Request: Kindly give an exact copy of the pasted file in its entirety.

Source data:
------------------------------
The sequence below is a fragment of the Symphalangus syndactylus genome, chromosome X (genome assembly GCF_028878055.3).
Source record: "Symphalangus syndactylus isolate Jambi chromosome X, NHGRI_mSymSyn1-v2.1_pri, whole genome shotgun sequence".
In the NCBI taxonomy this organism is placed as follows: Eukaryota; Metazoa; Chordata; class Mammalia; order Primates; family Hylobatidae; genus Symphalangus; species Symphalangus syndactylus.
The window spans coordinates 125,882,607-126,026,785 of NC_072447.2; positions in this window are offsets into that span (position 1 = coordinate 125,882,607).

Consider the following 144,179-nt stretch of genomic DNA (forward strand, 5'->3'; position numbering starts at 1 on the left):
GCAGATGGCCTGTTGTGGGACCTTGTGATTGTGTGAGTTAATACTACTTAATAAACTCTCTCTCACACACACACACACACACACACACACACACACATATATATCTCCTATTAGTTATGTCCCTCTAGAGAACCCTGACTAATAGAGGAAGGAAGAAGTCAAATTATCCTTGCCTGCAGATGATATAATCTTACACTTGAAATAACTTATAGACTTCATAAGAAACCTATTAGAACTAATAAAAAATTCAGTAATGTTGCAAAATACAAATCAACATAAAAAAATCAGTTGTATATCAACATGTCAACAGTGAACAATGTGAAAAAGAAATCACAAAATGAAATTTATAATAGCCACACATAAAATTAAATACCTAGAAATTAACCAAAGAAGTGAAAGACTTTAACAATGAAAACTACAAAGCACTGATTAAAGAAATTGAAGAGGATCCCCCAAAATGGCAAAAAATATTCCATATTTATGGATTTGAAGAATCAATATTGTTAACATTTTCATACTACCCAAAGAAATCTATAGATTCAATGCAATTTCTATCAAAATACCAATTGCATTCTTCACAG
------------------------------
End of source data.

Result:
The sequence below is a fragment of the Symphalangus syndactylus genome, chromosome X (genome assembly GCF_028878055.3).
Source record: "Symphalangus syndactylus isolate Jambi chromosome X, NHGRI_mSymSyn1-v2.1_pri, whole genome shotgun sequence".
In the NCBI taxonomy this organism is placed as follows: Eukaryota; Metazoa; Chordata; class Mammalia; order Primates; family Hylobatidae; genus Symphalangus; species Symphalangus syndactylus.
The window spans coordinates 125,882,607-126,026,785 of NC_072447.2; positions in this window are offsets into that span (position 1 = coordinate 125,882,607).

Consider the following 144,179-nt stretch of genomic DNA (forward strand, 5'->3'; position numbering starts at 1 on the left):
GCAGATGGCCTGTTGTGGGACCTTGTGATTGTGTGAGTTAATACTACTTAATAAACTCTCTCTCACACACACACACACACACACACACACACACACATATATATCTCCTATTAGTTATGTCCCTCTAGAGAACCCTGACTAATAGAGGAAGGAAGAAGTCAAATTATCCTTGCCTGCAGATGATATAATCTTACACTTGAAATAACTTATAGACTTCATAAGAAACCTATTAGAACTAATAAAAAATTCAGTAATGTTGCAAAATACAAATCAACATAAAAAAATCAGTTGTATATCAACATGTCAACAGTGAACAATGTGAAAAAGAAATCACAAAATGAAATTTATAATAGCCACACATAAAATTAAATACCTAGAAATTAACCAAAGAAGTGAAAGACTTTAACAATGAAAACTACAAAGCACTGATTAAAGAAATTGAAGAGGATCCCCCAAAATGGCAAAAAATATTCCATATTTATGGATTTGAAGAATCAATATTGTTAACATTTTCATACTACCCAAAGAAATCTATAGATTCAATGCAATTTCTATCAAAATACCAATTGCATTCTTCACAG